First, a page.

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So, I guess what I’m getting at here, with all this talk of clean humor and innocent bathroom jokes is this…does anyone besides me think it’s time that we raise our standards on what we think is funny? Can we all start boycotting comedians who use foul language and sex jokes? Because, really, it’s not funny, it’s not creative, it’s not pleasant to sit through, and it’s definitely not condusive of a good, belly laugh. What we need in our lives right now are more Carol Burnetts and Tim Conways, who can see humor in the bothersome things of life and make us laugh about them, and, more important, make us laugh at ourselves! I think this is one of our biggest societal problems right now. We all take ourselves and our piddly little problems so darn seriously. I’m not talking about people carrying a heavy load of serious medical concerns, or facing financial disaster, I am talking about the person who goes ballistic when Arby’s is out of their favorite fruit pie (or some such weeny-head nonsense)! Take a step back people, and think of those two well-known tips on enjoying life – #1 Don’t sweat the small stuff; #2 Most of it is small stuff! We’re so wrapped up in ourselves we’ve forgotten the beauty of simple, uplifting fun and laughter. We’ve allowed ourselves to be pulled into the cesspool of modern comedy, which is only going to make us more cranky and despondent. I prescribe the following for all of you this week – find the Carol Burnett Show’s official channel on YouTube and sign up to watch a few episodes. (Or find a DVD version at your local library.) Pick out a few that sound interesting to you, take two of them and….no need to call me in the morning. I already know you’ll be feeling much better!

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To Totality and Beyond

Sub-title – “From Pacific to Atlantic, Gee the Traffic Was Gigantic”

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Monday, August 21st was a day of wild and crazy events in the heavens and on the roads, but we lived to tell about it. We started out at 8:15 am, headed to Auburn, KY, a small town well within the total eclipse zone. The drive time prediction was 3 hours, 45 minutes. We got snagged up for a while on the Bluegrass Pkwy, which added an agonizing half hour or so to our trip, with us not knowing what was going on, and having no access to any exits. The sun entered into partial eclipse status while we were on that stretch of highway. Finally, we were able to merge onto the main interstate, and after that convergence fanned itself out, it was smooth sailing the rest of the way. We arrived at our destination in plenty of time to catch the main event.

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I had originally resigned myself to the idea of missing the party, even though I really wanted to go. My husband’s thinking on the subject was that it wouldn’t be worth the trouble. But, then…he started researching total eclipses, and suddenly, we were in the planning mode. Articles he read were saying that a partial eclipse is NOTHING compared to a total eclipse, and he decided to believe them (thank you, people, whoever you are, for your influence in this regard!!). He did a remarkable job with his planning, getting us to a perfect location – a huge park in a podunk town. There were maybe 100 to 200 people there, all spread out over this massive piece of property. My husband, youngest daughter, Benny (our dog), and I had the entire football field to ourselves!

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We used our special, eclipse glasses as the moon traveled further into the path of the sun, and noticed as the air got considerably cooler, and the sky grew eerily dark (except for the horizon all around, which looked like a 360º sunset). The buzzing of the noisy cicadas ceased suddenly, a few birds swooped down over us, and our view through the glasses went completely dark – time to whip off those glasses and be awed by the heavens like we’ve never been before. Cheers and whistles went off in all directions from the crowd, someone even brought a few firecrackers to set off precisely at that defining moment of reaching totality. One planet and one star came into view in the shadowed sky, and the lights came on in the distant parking lots. But the incredible dance of the sun and moon quickly blocked out everything else – I couldn’t take my eyes off of it. It was beautiful, amazing, inspiring, incredible, and absolutely way beyond anything that I could have imagined. I’m sharing the photo my daughter took on her I-phone, but it doesn’t do it justice, of course. Nothing can ever do it justice, except living through it, and seeing it for yourself.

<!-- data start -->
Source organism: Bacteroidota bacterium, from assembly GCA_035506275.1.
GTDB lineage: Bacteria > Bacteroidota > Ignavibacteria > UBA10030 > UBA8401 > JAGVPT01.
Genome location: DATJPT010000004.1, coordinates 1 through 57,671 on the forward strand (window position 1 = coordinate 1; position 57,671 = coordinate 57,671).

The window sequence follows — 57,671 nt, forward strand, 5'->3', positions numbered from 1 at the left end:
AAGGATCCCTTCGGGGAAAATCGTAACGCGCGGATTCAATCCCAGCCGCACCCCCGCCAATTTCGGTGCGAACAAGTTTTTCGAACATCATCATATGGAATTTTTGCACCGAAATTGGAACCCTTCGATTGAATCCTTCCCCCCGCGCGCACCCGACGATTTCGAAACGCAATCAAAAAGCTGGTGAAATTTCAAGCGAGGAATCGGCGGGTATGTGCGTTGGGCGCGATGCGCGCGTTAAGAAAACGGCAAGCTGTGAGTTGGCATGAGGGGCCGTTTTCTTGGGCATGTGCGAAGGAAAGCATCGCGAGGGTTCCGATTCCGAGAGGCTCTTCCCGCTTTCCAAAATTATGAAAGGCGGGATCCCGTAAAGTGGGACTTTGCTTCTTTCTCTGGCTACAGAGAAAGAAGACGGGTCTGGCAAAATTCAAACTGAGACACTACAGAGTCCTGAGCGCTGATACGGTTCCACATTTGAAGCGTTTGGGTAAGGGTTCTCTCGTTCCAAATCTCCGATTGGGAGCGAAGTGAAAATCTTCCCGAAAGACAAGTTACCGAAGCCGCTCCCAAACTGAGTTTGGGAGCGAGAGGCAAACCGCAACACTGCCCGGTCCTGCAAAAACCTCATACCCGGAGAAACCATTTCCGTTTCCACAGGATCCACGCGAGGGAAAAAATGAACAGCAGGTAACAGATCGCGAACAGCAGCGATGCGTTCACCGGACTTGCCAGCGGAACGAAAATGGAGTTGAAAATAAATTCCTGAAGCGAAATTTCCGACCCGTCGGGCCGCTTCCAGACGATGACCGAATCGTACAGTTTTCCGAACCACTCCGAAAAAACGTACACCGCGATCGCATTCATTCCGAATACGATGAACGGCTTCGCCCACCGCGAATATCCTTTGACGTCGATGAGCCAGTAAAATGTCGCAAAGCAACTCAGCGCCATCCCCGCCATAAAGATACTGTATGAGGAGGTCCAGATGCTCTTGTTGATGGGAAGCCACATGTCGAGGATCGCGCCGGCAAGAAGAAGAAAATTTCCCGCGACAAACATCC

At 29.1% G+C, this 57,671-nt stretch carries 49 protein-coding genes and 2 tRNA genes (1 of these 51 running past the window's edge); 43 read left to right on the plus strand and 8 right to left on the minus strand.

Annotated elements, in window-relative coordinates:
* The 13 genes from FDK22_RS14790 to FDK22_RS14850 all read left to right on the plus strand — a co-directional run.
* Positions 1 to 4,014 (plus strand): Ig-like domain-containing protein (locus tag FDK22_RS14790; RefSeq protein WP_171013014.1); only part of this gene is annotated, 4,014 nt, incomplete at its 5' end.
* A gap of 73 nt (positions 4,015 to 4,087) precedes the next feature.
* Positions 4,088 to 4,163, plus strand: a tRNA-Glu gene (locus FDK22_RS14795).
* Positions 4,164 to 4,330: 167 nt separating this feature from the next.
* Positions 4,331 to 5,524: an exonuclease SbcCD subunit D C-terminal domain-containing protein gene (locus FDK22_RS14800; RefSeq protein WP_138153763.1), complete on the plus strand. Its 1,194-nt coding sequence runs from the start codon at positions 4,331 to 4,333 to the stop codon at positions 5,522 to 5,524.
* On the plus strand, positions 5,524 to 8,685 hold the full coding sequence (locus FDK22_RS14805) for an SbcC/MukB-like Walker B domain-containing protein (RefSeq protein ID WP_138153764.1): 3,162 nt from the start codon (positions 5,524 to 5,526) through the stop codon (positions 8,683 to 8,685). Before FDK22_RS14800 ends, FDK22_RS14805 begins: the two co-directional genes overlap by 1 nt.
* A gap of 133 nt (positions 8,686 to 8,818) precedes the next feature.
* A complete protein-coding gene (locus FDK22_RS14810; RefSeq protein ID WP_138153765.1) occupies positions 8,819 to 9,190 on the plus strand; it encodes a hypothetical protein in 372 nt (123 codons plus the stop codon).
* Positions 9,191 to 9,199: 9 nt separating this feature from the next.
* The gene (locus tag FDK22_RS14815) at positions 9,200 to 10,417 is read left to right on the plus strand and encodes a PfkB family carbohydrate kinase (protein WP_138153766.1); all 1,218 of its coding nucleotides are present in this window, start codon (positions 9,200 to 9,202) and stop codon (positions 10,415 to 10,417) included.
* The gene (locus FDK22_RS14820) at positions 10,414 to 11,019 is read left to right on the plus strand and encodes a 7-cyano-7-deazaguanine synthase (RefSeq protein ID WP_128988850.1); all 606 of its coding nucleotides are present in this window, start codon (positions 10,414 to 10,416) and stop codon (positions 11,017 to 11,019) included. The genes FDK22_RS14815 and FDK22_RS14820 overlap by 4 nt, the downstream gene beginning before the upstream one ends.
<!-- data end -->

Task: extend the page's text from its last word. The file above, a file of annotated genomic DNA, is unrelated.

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A few seconds after totality slipped away, people starting jumping in their cars and hightailing it out of there. We took our time driving through our new favorite small town, taking a few photos, and filling up the gas tank, and then we, too, hit the side roads. We avoided the major highways until we were almost to Louisville, and then decided, “It can’t be all that bad,” so we jumped on I-65. That was the longest 45 minutes of our trip home. We bailed out again as soon as we could figure things out (without data on our phones or a GPS unit), found more back roads, crossed the river at Madison, IN, drove on up to Rt 50, and turned towards Lawrenceburg and a short hop home from there. Eight hours after leaving the park in Auburn, we were home. Some of our best adventures of the day happened on those side roads!

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Here are some more photos from our day, for you to enjoy, along with a link to a simple pano shot my husband did of us. If you missed this celestial event, maybe you can join us for the next total eclipse in 2024, in Indiana, just a stone’s throw from us (and, possibly, our Indiana property might fall in the totality zone…wouldn’t that be perfect for our next prodigious penumbra?!). Don’t miss the next one, peeps. It is God’s handiwork at its finest!

https://theta360.com/s/ssyqDdfR93sajXTuW1J5hfD16

IMG_2893.JPGall thumbs up after the big event

IMG_2860.JPGmaking friends with fellow adventurers

IMG_1090.JPGMe, in a chair, after the eclipse (“Honey, I shrunk myself!”)

FullSizeRender-2.jpgthe country’s smallest post office…?

IMG_2885.JPGthe scariest bridge we crossed